The Eucharist is indeed strong medicine, as St. Ignatius indicates. But strong medicine not only heals. It can kill. Anyone who’s been a practitioner or patient knows that the efficacy of medicine depends on the particular constitution and malady of the recipient, and that medicines—whether something as available as aspirin or tough as Temodar—can kill when given to the wrong people, in the wrong way, in the wrong amount.

So too the Eucharist. Catholics believe the Eucharist is Jesus himself and thus God himself. The Catechism of the Catholic Church therefore even speaks of the “Worship of the Eucharist” (1378), using the language of worship appropriate for God alone only because the Eucharist is God himself. In biblical tradition, God’s divine presence is deadly, and those things which communicate the divine presence can themselves be deadly. One thinks of the LORD striking Uzzah dead when he touched the ark in 2 Samuel 6, or the Jewish tradition that claims that the High Priest would have a rope tied around his leg on the Day of Atonement so that his corpse could be retrieved if he were to be struck dead in God’s presence in the holy of holies in the temple. (The realm of pop culture has depicted this conception of divine danger marvelously in the deaths that ensue at the end of Raiders of the Lost Ark when the ark is foolishly opened.) God can be deadly. Holy things can be deadly.

So too, then, the Eucharist. In 1 Corinthians 11, in what may be our earliest textual witness to the Last Supper, Paul gives his most sustained attention to holy communion. The Corinthians have been involved in serious sin regarding the Eucharist: there is division according to class lines at what should be the sacrament of unity, and drunkenness and gluttony at what should be the sacrament of utmost sobriety and solemnity (vv. 17-22). After reminding them that the Eucharist concerns Christ’s mortifying, unifying death by recounting the words of institution, Paul writes these words:

Whoever, therefore, eats the bread or drinks the cup of the Lord in an unworthy manner will be guilty of profaning the body and blood of the Lord. Let a man examine himself, and so eat of the bread and drink of the cup. For any one who eats and drinks without discerning the body eats and drinks judgment upon himself. That is why many of you are weak and ill, and some have died. But if we judged ourselves truly, we should not be judged. But when we are judged by the Lord, we are chastened so that we may not be condemned along with the world. (vv. 27-32)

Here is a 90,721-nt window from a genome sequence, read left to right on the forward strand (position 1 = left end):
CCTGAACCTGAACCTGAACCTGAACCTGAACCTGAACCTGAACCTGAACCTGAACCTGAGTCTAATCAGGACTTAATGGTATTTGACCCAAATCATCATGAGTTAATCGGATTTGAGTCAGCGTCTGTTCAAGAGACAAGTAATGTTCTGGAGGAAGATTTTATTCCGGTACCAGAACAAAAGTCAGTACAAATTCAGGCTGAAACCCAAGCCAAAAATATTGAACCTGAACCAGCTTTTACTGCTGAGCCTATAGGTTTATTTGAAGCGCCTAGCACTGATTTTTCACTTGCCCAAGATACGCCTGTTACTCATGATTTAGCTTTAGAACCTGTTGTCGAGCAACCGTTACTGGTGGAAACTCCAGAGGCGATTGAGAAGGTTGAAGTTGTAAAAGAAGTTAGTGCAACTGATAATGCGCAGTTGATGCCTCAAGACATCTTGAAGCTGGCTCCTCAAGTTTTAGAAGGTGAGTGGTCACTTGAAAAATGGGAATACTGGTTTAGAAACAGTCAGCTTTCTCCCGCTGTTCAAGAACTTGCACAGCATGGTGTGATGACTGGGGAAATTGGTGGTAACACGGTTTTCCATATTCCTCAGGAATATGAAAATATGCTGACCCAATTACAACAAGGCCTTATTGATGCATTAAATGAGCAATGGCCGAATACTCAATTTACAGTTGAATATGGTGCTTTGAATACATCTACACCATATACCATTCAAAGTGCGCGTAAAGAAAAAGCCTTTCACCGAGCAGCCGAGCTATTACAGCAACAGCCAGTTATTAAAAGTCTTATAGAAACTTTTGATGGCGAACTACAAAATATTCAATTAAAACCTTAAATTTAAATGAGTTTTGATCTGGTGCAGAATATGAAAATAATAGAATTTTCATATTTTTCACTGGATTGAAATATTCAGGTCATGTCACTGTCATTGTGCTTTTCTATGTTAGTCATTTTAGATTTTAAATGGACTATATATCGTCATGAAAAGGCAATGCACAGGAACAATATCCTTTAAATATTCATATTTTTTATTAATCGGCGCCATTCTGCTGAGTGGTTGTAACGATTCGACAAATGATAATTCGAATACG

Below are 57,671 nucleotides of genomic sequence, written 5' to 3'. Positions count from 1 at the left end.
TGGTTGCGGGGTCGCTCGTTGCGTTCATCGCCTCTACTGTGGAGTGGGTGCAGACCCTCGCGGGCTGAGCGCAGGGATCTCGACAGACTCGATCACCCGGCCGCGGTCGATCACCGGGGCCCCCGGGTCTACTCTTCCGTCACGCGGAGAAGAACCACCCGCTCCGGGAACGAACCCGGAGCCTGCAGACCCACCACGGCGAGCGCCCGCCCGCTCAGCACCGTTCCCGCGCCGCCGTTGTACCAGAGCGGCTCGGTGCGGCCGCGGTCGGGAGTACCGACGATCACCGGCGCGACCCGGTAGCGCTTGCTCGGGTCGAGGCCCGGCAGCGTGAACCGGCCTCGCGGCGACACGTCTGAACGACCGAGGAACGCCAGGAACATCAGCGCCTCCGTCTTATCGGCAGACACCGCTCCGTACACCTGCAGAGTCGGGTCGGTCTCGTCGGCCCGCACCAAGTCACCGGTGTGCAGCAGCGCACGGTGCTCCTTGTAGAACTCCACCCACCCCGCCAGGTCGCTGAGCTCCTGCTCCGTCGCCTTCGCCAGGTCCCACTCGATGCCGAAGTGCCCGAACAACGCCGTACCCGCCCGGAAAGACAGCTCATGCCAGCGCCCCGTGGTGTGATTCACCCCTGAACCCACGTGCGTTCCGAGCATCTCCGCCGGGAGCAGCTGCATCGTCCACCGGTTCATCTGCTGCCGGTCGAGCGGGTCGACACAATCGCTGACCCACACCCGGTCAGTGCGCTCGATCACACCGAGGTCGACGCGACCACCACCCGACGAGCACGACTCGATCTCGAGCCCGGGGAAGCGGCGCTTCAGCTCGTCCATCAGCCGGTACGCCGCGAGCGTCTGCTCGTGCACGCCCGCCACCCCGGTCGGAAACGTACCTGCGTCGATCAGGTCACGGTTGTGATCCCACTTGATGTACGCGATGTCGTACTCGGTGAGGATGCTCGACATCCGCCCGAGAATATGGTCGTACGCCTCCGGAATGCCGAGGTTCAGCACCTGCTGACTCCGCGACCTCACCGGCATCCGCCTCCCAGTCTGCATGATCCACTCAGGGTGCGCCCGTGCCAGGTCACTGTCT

For St. Paul, then, the Eucharist is not only an opportunity for participation in Christ’s body and blood and thus God’s own life, but also an opportunity for profanation and judgment. The Eucharist being Christ and thus God himself, communion is not only an opportunity to eat and drink salvation, but also an opportunity to eat and drink judgment on oneself. And for Paul these dangers are not just theoretical. He states as a matter of fact that the Corinthians’ profanation of the Eucharist has already occasioned real instances of the judgments of sickness and death among them.

Here, then, we have the Scriptural roots of the theology and practice of fencing the altar, of excommunication, of withholding communion, of refraining from partaking holy communion. And that theology and practice is in turn rooted in the thoroughly biblical idea that there are different sorts of sins, some minor, some major, some venial, some mortal. One thus communes either in a worthy or unworthy manner. Now Paul would be the first to admit that Christians are sinners—most of his extant writings deal with sins of doctrine and practice among the churches he founded—but he would also be the first to remind Christians that God is not mocked (see Galatians 6:7-8), and so like the Church he helped found Paul teaches and practices discipline in cases of serious sin.

Neither Paul nor the Church after him is being legalistic or unmerciful in exercising Eucharistic discipline. Ultimately, if encountering God directly in the Eucharist is dangerous, even deadly, withholding it should be seen as an act of charity, an act of love. It is not an act of love to give someone something that may kill them.

In our own day, love has been reduced to simply giving people what they want. But the Faith has a richer tradition of love, affirming St. Thomas’ teaching that love is “to will the good of another” (CCC 1766). For Paul, communion is a matter of life and death, and so he wills the good of the Corinthians in teaching them the necessity of Eucharistic discipline, as does the Church her members today.

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About Dr. Leroy Huizenga 48 Articles
Dr. Leroy Huizenga has a B.A. in Religion from Jamestown College (N.D.), a Master of Divinity from Princeton Theological Seminary, and a Ph.D. in New Testament from Duke University. During his doctoral studies he received a Fulbright Grant to study and teach at Johann Wolfgang Goethe-Universität in Frankfurt, Germany. After teaching at Wheaton College (Ill.) for five years, Dr. Huizenga was reconciled with the Catholic Church at the Easter Vigil of 2011. Dr. Huizenga is the author of The New Isaac: Tradition and Intertextuality in the Gospel of Matthew (Brill, 2012), co-editor of Reading the Bible Intertextually (Baylor, 2009), and is currently writing a major theological commentary on the Gospel of Mark for Bloomsbury T&T Clark’s International Theological Commentary series. A shorter work on the Gospel of Mark keyed to the lectionary for Year B, Loosing the Lion: Proclaiming the Gospel of Mark, was published by Emmaus Road (2017), as was a similar work on the Gospel of Matthew, Behold the Christ: Proclaiming the Gospel of Matthew (Emmaus Road, 2019).